By Max Greenberg
Senior Focus: When it may actually be the time to goUploaded: Aug 12, 2015
A couple in their 80s ( Mike and Sue not their real names) recently asked me to help them, actually "make" them, make the decision to move from their home of 50 years into a retirement community. Their lovely 2 story home had been getting to be a handful to take care of ever since Mike had had a serious injury which affected his balance and ability to walk. They had toured communities and had narrowed it down to their first and second choice. Both communities, in Palo Alto, had just one 2 bedroom apt available, and both were willing to take them despite Mike's health condition. Other communities they had considered had more stringent health qualifiers and were not willing to accept them. My assessment of their situation was that there was a very small window of opportunity available to them right now, and if they delayed any further, that window was closing and their options were fading away. Throw in their medium-sized dog they needed to bring with them, and their second choice community eventually turned them down after meeting their dog. Miraculously, their first choice community would accept not only Mike and his physical condition, but their dog as well.
Now the reason that there was one apartment available in that community was because it did not have a very desirable view. To be more precise, the second story view overlooked some small single story factories so the lower half of the view was not ideal. But the upper half of the view through very large windows looked to the West, and the hills and trees were lovely (bottom-up blinds actually went a long way to cover up the factory-top view.) After much consideration, they decided that they would wait until something better opened up. The problem for them is that while they are on a waiting list for non-residents, whenever an apartment comes available it is first offered to current residents who have the opportunity to transfer. This is not uncommon in retirement communities: for someone to take an apartment that is in their minds less desirable, and get the opportunity to basically jump-the-line of those non-residents on the waiting list. In addition, focusing on the view or lack of view in a retirement community, and being willing to jeopardize your chances of ever moving in while healthy enough to qualify, misses the point where your real focus should be. As they say in real estate: Location, Location, Location. What that means in retirement communities is where the apartment is located in relation to ease of access to those daily destinations of senior community living: how far is it from the dining room, from the mail room, from the lobby where you get your car or get your rides, from the health club, from the common areas where the activities take place. I've seen too many folks (and I've counseled against it) choose an apartment with a wonderful view, only to find as they age and their mobility declines, that their main activity of the day is to get themselves to and from the dining room for dinner, if they are lucky. That great-view apartment was located far away from everything.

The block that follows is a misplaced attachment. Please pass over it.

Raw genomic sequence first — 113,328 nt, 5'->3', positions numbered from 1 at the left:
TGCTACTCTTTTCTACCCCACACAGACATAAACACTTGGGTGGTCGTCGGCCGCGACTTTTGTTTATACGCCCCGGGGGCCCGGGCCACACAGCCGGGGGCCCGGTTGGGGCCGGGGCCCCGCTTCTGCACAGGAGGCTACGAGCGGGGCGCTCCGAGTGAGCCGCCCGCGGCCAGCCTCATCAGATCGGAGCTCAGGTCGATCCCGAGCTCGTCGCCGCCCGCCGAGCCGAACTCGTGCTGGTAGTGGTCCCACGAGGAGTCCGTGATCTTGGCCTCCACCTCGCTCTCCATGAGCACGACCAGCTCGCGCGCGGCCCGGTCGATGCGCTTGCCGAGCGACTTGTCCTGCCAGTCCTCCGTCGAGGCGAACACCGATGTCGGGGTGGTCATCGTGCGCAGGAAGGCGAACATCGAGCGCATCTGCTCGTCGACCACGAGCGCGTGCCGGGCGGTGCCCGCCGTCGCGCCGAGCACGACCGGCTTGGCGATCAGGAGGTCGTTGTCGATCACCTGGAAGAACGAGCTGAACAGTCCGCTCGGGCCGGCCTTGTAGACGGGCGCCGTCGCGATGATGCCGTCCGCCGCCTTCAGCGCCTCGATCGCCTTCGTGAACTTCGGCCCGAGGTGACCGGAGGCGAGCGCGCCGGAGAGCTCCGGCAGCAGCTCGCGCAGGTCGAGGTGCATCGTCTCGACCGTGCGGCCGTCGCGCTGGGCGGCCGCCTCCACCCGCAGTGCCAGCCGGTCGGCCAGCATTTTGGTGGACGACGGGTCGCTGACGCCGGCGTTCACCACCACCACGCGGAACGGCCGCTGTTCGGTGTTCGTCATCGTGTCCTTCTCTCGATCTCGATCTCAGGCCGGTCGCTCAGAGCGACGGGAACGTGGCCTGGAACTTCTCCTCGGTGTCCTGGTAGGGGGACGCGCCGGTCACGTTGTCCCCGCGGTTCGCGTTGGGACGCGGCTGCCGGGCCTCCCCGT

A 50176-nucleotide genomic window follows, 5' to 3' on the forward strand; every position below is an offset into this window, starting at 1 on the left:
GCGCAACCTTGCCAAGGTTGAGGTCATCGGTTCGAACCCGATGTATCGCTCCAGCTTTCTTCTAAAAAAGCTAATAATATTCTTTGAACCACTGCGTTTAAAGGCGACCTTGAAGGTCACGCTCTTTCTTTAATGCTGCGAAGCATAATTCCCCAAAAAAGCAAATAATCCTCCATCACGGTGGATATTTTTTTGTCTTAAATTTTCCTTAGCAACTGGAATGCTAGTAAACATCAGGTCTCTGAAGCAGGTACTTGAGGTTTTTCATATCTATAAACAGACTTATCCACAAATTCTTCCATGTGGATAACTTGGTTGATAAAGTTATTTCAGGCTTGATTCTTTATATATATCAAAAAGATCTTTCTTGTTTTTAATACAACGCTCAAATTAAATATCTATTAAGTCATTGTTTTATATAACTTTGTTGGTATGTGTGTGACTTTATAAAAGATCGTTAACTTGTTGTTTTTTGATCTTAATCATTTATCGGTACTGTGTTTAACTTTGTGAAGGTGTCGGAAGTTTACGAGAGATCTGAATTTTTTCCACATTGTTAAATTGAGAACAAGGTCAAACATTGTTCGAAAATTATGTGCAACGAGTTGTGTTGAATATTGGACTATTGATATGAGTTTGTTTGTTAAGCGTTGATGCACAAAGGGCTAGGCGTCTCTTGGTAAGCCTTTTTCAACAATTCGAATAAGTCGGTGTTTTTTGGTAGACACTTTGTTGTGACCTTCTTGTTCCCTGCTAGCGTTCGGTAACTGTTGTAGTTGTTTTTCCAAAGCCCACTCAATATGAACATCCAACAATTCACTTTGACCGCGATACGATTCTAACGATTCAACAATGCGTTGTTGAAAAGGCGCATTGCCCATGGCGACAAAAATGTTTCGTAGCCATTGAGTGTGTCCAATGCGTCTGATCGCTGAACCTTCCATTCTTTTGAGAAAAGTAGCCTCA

I'm still trying to help Mike and Sue understand the consequences of "waiting until something better comes along." And also, to remind them of what they are missing out on by staying isolated in their own home as Mike's condition declines, and not being able to enjoy what a retirement community can offer them while they are still healthy enough to partake.
Often, folks choosing to remain independent in their own homes is a wonderful thing and the right thing to do. But sometimes making that move, or downsizing to a smaller, one level home/condo/apartment can enhance the quality of life, plus the peace of mind provided for adult children and their families.
Yes, you'd be giving up that home that has meant the world to you for so many decades. But in the end it can often be quite a liberating experience.